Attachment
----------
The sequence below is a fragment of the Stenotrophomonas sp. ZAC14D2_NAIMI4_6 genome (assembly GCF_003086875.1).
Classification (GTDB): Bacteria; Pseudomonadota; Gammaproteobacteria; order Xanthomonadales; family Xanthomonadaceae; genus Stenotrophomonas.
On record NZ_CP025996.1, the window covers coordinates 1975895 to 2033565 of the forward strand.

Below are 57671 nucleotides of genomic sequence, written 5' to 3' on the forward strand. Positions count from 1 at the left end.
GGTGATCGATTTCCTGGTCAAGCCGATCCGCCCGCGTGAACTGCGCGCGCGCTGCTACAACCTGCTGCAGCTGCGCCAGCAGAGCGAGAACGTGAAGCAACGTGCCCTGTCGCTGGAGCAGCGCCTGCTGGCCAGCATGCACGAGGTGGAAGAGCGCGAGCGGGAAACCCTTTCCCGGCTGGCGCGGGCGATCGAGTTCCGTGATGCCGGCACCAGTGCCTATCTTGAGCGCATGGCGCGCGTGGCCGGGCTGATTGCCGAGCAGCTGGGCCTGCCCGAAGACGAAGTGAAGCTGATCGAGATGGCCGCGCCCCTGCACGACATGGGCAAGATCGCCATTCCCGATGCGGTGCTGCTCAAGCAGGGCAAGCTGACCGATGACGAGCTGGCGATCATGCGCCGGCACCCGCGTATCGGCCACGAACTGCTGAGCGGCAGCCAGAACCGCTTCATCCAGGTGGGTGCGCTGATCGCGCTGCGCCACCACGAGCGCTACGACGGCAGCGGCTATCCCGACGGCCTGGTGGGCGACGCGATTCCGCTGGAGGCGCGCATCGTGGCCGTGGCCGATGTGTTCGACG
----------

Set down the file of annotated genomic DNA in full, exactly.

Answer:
The sequence below is a fragment of the Stenotrophomonas sp. ZAC14D2_NAIMI4_6 genome (assembly GCF_003086875.1).
Classification (GTDB): Bacteria; Pseudomonadota; Gammaproteobacteria; order Xanthomonadales; family Xanthomonadaceae; genus Stenotrophomonas.
On record NZ_CP025996.1, the window covers coordinates 1975895 to 2033565 of the forward strand.

Below are 57671 nucleotides of genomic sequence, written 5' to 3' on the forward strand. Positions count from 1 at the left end.
GGTGATCGATTTCCTGGTCAAGCCGATCCGCCCGCGTGAACTGCGCGCGCGCTGCTACAACCTGCTGCAGCTGCGCCAGCAGAGCGAGAACGTGAAGCAACGTGCCCTGTCGCTGGAGCAGCGCCTGCTGGCCAGCATGCACGAGGTGGAAGAGCGCGAGCGGGAAACCCTTTCCCGGCTGGCGCGGGCGATCGAGTTCCGTGATGCCGGCACCAGTGCCTATCTTGAGCGCATGGCGCGCGTGGCCGGGCTGATTGCCGAGCAGCTGGGCCTGCCCGAAGACGAAGTGAAGCTGATCGAGATGGCCGCGCCCCTGCACGACATGGGCAAGATCGCCATTCCCGATGCGGTGCTGCTCAAGCAGGGCAAGCTGACCGATGACGAGCTGGCGATCATGCGCCGGCACCCGCGTATCGGCCACGAACTGCTGAGCGGCAGCCAGAACCGCTTCATCCAGGTGGGTGCGCTGATCGCGCTGCGCCACCACGAGCGCTACGACGGCAGCGGCTATCCCGACGGCCTGGTGGGCGACGCGATTCCGCTGGAGGCGCGCATCGTGGCCGTGGCCGATGTGTTCGACG